Relative rotation in the drive direction between flywheel masses 611 and 612 will cause the abutment faces 636A on lugs 636 to approach their corresponding second spring seatings 623. In certain circumstances further relative rotation of the flywheel masses 611 and 612 in the drive direction will cause contact between the abutment faces 636A and the second spring seatings 623 which causes the springs 660 to be compressed and subsequently lug portions 636C to enter between corresponding arm portions 653 of clips 651 and contact surfaces 653B.

Further relative rotation of the flywheel masses 611 and 612 in the drive direction will cause the abutment faces 636B to compress a rubber block type resilient means 670, which are also carried on the first spring seatings 622, until abutment faces 636B contact rivet 663 and relative rotation of the flywheel masses 611 and 612 stops.

Relative rotation of the flywheel means 611 and 612 in the over-run direction will cause abutment faces 636D to approach resilient means 680. Resilient means 680 are positioned in recesses 629 of side plates 626 and 627. In certain circumstances further relative rotation of the flywheel masses 611 and 612 in the over-run direction will cause the resilient means 680 to be compressed until the compression load of the resilient means 680 equals the force being applied to it by abutment surface 636D, where upon the relative rotation of the flywheel masses 611 and 612 stops.

Relative rotation of the flywheel masses 611,612 is therefore ultimately limited by a solid drive stop (rivet 663) and a cushioned over-run stop (resilient means 680).

Alternative constructions could have a solid or a cushioned stop for either drive or over-run direction which stops could be mounted on either flywheel mass. At the position of relative rotation when the two flywheel masses are limited by the drive stops the lobe 641A of each bob weight 641 is very near a corresponding part of the hub 614. Adverse manufacturing tolerances may make one or more of these lobes 641A contact a corresponding part of the hub with consequent noise. The cushioning means 690 mounted on each bob weight prevents any such noise and also ensures the linkage does not go over centre i.e. the pivot 645 does not pass through a line joining the pivots 643 and 644. Further embodiments may provide the cushioning means mounted on the hub portion and may also provide hub or bob weight mounted cushioning means to prevent bob weight to hub contact at the position of relative rotation when the two flywheel masses are limited by the over-run drive stop.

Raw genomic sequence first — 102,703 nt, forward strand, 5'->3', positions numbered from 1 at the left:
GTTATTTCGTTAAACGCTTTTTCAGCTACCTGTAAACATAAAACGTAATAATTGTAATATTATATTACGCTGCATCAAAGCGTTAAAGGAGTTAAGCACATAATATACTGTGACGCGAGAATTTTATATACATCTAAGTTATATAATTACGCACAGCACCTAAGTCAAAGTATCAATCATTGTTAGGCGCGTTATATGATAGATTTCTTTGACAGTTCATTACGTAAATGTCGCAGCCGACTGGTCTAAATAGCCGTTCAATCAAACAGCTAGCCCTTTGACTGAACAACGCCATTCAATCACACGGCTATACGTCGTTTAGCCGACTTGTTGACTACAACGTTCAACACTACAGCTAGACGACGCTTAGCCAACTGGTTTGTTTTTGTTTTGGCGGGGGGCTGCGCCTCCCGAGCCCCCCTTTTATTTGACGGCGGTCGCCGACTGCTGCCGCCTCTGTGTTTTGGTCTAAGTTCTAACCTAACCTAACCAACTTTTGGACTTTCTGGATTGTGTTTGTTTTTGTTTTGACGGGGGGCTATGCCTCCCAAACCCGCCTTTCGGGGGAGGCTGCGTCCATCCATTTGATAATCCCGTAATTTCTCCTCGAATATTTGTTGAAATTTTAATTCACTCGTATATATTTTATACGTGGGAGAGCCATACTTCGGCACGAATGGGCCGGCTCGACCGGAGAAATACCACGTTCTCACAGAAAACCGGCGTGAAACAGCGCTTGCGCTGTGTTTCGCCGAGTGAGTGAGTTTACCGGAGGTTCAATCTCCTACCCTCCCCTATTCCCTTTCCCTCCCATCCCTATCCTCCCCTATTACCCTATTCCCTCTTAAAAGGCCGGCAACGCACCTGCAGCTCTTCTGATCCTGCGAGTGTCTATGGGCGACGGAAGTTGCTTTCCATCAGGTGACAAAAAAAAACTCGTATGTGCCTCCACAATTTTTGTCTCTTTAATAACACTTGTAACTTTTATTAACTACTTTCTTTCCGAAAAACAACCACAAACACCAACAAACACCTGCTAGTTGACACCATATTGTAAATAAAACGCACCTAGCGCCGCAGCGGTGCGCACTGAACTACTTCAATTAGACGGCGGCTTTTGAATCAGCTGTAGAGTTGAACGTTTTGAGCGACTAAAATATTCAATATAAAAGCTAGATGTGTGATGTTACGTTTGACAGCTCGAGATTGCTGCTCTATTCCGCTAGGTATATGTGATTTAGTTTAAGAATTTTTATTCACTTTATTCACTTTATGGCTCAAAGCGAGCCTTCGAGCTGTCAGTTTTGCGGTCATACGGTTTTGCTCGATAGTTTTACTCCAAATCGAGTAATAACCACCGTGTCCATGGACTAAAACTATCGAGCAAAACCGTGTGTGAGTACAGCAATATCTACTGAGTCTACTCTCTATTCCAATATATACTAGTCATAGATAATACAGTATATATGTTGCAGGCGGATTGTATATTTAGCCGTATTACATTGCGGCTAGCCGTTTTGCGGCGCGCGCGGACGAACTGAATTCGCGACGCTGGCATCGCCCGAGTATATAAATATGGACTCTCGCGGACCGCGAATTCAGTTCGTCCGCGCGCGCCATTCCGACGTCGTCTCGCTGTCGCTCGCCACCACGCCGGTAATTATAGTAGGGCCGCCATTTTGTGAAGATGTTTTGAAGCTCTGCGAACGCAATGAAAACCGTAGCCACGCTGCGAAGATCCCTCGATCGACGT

In a further construction friction damping device 695 could be replaced by a friction damping device such as 50 or 50′ according to the present invention.

With reference to FIG. 22 of the accompanying drawings there is illustrated a still further friction damping device 750.

Relative rotation of flywheel masses 711 and 712 in the drive direction will cause the resilient clip 752 to enter between corresponding radially spaced surfaces 736C. This causes:—a) the friction surfaces 770 of the clip 752 to be displaced along a radial line towards each other, b) both the first surfaces 770 to be displaced relative to their corresponding flywheel mass 711 and c) a friction damping force to be developed.

It is apparent that a combination of features of friction damping devices 650 and 750 can produce further constructions in which two friction surfaces of a resilient clip could be displaced along a radial line away from each other or two friction surfaces of a resilient clip could be displaced axially towards each other.

Patent Citations
Cited PatentFiling datePublication dateApplicantTitle
US3483888 *Dec 15, 1967Dec 16, 1969Waldes Kohinoor IncSelf-locking retaining rings and assemblies employing same
US3788429 *Jul 14, 1972Jan 29, 1974Gmc CoDisc brake and wheel assembly
US4101015 *Dec 29, 1976Jul 18, 1978Borg-Warner CorporationVibration damper with variable spring rate and damping friction
US4300669 *Oct 15, 1979Nov 17, 1981Borg-Warner CorporationCushion finger diaphragm spring clutch
US4416643 *Feb 5, 1981Nov 22, 1983Halbach & BraunPlanar drive device
US4537579 *Sep 7, 1983Aug 27, 1985ValeoTorsional damper device
US4852424 *Jun 29, 1987Aug 1, 1989Firma Carl FreudenbergFlywheel assembly